2. Arriving at an ultra rapid charger with 15% after leaving home with a cold half empty battery and driving normally in the UK only gives a few minutes of maximum charge rate in 0-2°C weather.
 

·
EVEZY code d55d6 *** Try my car cost calculator
'19 i3 120Ah / '20 Kona 64kWh / '21 e208
Joined
·
3,098 Posts
Discussion Starter · #6 · (Edited)
This video is useful. Basically, it's only going to potentially be an issue if the ambient temperature is close to zero. If it's nearer to 5 degrees (more typical for an average 'cold' winter's day in the UK) then it seems the car is able to keep the battery at or near to 25 degrees between ultra rapid chargers. (The first charge of the day will still be a little slower due to having to begin at 56kW for 15-20 mins.)

 

·
Registered
EU base model with heat pump Sept '18
Joined
·
556 Posts
But I noticed someone else then states the battery heater stops at 20°C, not 15.
Here's proof that mine stopped at 15°C. The heater temp spikes before the coolant flow starts and then stays high for some time after it stops for fairly obvious reasons. The continued increases in pack temps after the heater switches off is likely due to temperature equalisation throughout the mass, in addition to acquiring the approx 1 kW heating due to battery losses.

Tritium with heater.PNG
 

·
EVEZY code d55d6 *** Try my car cost calculator
'19 i3 120Ah / '20 Kona 64kWh / '21 e208
Joined
·
3,098 Posts
Discussion Starter · #8 ·
a was
Here's proof that mine stopped at 15°C. The heater temp spikes before the coolant flow starts and then stays high for some time after it stops for fairly obvious reasons. The continued increases in pack temps after the heater switches off is likely due to temperature equalisation throughout the mass, in addition to acquiring the approx 1 kW heating due to battery losses.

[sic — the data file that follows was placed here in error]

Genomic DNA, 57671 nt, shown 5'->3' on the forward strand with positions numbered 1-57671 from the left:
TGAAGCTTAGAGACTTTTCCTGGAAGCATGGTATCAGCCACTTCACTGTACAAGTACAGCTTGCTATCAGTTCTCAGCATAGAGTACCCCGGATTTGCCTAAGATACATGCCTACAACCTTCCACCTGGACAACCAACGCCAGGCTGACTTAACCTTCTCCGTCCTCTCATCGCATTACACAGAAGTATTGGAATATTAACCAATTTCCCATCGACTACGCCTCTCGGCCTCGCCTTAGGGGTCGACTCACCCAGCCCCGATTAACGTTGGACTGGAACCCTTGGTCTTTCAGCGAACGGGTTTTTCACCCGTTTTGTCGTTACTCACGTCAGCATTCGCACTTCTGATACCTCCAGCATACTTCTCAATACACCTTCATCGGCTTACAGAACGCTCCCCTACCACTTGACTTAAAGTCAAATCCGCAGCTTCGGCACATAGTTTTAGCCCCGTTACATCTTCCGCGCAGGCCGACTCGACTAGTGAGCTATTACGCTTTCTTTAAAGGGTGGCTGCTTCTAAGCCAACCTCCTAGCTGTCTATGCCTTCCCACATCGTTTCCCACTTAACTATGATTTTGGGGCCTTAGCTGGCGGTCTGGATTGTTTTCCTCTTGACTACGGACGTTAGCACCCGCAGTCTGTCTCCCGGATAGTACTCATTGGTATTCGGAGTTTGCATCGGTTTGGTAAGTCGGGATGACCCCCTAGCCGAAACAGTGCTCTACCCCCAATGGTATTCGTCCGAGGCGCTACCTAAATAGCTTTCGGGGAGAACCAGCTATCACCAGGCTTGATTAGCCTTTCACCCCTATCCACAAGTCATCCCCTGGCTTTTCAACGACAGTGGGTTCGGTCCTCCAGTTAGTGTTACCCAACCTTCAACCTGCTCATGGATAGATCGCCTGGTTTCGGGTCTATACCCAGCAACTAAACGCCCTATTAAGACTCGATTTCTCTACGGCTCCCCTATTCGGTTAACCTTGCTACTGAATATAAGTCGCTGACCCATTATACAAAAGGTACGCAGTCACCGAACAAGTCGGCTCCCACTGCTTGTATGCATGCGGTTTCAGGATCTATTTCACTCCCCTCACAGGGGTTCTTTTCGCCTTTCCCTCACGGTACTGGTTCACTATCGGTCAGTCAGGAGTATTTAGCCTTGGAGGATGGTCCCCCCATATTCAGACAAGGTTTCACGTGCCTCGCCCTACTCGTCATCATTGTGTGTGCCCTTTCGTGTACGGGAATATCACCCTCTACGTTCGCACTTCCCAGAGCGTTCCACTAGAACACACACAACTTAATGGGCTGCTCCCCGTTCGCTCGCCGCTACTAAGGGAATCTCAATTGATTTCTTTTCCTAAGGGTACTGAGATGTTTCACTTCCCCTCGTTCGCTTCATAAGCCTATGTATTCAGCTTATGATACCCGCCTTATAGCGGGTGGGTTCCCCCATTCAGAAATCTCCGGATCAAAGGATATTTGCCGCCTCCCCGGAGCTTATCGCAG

View attachment 140009
Thanks - yes, after some more reading it definitely seems like the suggestion of 20% by that one person was an outlier.
 

·
Registered
Joined
·
42 Posts
Given the 3 conditions where battery heater turns on, no wonder charging is slow and "battery care" is almost never observed . Take a normal long trip
1. You leave at home at SoC 100%, because you are going to need all the juice. Given the battery heating rule #2, your battery has been warmed past +5c. Depending on how cold it is and how long ago before leaving home 100% was reached, the battery cools back into less than +5c.
2. You drive 300km, and because Kona is efficient, the battery doesn't warm up by just driving. Eventually the Battery SoC drops below 33%. But the rule #1 doesn't trigger, because your battery is warmer than -5c!
3. You arrive to the charger, with a battery at less than +4c, and get the whole whopping 25kW charging speed until the batttery warms up.

The "battery need to be < -5c" rule should be updated to "whenever battery is < +5c" so we get at least 40kW when arriving to charger.
 
1 - 9 of 9 Posts
Top